Insecure people tend to act differently and overt by being bad winners and bad losers, talking about other people in negative ways and even “publicly denigrate those they were once close to – according to Miss Mae. In addition, insecure people refuse to see the positive and instead are pessimistic; they see the glass as being half-empty. So, in essence when insecure people see themselves in the mirror, they do not like what they see. So, to counteract these negative feelings, they get creative. Performers come up with the most outrageous, outstanding and memorable performances, scientists burn the midnight oil and leave no stone unturned to make the discovery or prove a hypothesis, and inventors never stop their pursuit. The creative geniuses work to produce incredible products, performances and cures to achieve awards and accolades, which for secure people would be satisfying, but oddly enough, not so for insecure folks. However, there is a positive side to the negative tendencies.

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Great Feats of Accomplishments

Insecure people accomplish ingenious and brilliant, not to mention incredible feats. They have the brain stimulus to fire the neurons to make things that other people would not have even conceived and get the “golden moment” of applause, accolades and acknowledgement they deserve. An example of this is Czeslaw Milosz, a Nobel Prize laureate poet and writer who confessed “From early on writing for me has been a way to overcome my real or imagined worthlessness.”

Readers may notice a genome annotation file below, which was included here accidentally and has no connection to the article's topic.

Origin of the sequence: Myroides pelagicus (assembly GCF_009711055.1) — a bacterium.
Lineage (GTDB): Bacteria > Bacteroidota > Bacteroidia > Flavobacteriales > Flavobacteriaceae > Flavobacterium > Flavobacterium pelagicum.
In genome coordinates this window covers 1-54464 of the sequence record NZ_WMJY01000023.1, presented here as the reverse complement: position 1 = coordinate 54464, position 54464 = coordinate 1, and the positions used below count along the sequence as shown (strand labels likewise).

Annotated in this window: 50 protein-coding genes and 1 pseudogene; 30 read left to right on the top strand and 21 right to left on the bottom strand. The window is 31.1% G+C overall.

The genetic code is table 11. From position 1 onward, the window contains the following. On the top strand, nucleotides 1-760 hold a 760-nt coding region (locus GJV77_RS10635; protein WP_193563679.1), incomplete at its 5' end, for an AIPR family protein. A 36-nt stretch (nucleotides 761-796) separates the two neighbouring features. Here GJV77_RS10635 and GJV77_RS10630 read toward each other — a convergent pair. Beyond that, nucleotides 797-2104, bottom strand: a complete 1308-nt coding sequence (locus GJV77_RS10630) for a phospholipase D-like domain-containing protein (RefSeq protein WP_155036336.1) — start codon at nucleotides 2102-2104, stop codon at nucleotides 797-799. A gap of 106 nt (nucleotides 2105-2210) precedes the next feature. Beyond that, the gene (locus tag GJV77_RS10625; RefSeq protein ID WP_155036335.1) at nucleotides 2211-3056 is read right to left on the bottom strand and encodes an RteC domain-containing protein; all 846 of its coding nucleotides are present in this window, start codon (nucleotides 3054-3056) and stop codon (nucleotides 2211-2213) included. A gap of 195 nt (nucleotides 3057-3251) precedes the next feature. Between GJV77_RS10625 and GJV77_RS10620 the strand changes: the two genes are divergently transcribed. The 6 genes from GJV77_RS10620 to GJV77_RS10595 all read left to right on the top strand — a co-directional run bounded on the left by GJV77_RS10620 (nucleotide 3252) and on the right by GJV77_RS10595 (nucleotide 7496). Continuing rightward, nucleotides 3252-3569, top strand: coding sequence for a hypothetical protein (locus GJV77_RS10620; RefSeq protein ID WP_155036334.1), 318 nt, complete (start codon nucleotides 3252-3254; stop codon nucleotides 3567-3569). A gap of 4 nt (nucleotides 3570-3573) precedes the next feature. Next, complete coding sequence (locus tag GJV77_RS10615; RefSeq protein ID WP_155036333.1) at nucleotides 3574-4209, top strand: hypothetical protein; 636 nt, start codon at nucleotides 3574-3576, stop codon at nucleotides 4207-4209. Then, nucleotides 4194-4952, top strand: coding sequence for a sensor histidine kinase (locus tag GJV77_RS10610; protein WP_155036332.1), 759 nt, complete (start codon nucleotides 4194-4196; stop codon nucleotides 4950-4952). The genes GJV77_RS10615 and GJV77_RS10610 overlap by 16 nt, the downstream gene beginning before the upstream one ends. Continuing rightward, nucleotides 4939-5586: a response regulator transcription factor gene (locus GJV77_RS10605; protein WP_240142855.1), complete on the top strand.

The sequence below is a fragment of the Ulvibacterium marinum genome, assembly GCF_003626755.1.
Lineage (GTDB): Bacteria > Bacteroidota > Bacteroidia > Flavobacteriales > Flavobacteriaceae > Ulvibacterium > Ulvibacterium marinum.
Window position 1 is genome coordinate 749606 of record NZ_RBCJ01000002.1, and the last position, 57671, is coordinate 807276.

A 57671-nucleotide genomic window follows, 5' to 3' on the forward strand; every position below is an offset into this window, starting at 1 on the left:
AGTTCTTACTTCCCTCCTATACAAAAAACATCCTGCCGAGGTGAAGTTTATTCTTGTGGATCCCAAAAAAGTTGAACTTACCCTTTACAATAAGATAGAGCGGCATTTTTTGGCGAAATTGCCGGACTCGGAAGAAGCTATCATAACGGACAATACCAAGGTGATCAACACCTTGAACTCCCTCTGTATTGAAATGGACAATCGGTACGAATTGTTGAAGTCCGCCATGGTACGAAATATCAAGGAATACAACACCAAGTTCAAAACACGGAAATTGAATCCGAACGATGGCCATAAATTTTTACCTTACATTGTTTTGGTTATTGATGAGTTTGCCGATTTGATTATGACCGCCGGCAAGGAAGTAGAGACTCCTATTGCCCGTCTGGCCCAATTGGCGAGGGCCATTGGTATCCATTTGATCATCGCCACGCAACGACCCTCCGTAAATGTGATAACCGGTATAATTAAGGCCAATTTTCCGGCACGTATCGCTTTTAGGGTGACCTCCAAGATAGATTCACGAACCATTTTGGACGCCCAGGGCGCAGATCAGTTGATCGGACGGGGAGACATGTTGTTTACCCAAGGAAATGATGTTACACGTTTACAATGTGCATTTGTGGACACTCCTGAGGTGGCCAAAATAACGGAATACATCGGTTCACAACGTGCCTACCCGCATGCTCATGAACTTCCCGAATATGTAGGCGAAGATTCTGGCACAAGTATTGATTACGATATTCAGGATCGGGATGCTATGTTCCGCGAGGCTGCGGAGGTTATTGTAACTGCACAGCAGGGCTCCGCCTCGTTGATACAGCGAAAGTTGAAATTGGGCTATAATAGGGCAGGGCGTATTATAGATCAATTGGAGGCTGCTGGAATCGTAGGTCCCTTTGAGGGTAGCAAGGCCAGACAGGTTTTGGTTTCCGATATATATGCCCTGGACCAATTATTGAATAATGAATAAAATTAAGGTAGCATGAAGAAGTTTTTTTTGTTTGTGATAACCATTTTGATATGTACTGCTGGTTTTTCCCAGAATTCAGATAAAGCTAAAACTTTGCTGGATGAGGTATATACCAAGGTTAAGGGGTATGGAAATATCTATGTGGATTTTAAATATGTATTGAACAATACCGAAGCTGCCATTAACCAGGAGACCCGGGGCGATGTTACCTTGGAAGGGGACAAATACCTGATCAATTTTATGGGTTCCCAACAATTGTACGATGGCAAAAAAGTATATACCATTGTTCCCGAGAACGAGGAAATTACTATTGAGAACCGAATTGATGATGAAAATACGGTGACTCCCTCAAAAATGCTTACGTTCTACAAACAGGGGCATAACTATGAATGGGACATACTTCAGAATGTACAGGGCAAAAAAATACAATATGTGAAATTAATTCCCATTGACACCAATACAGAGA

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There are many positive outcomes from cases where people may feel insecure and unsure of themselves and their abilities. A brain stimulus helps get the “creative juices flowing” and the rest as they say “is history. Many great and wonderful discoveries and performances are attributed to brilliance and genius from the minds of people who are insecure. For the achievements and incredible advancements made from creative persons, it would not be a bad thing for all of us to “boost our creativity.”

Featured photo credit: Ollyy via shutterstock.com

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Last Updated on October 6, 2020

15 Things Highly Confident People Don’t Do

15 Things Highly Confident People Don’t Do

Highly confident people believe in their ability to achieve. If you don’t believe in yourself, why should anyone else put their faith in you? To walk with swagger and improve your self-confidence, watch out for these fifteen things highly confident people don’t do.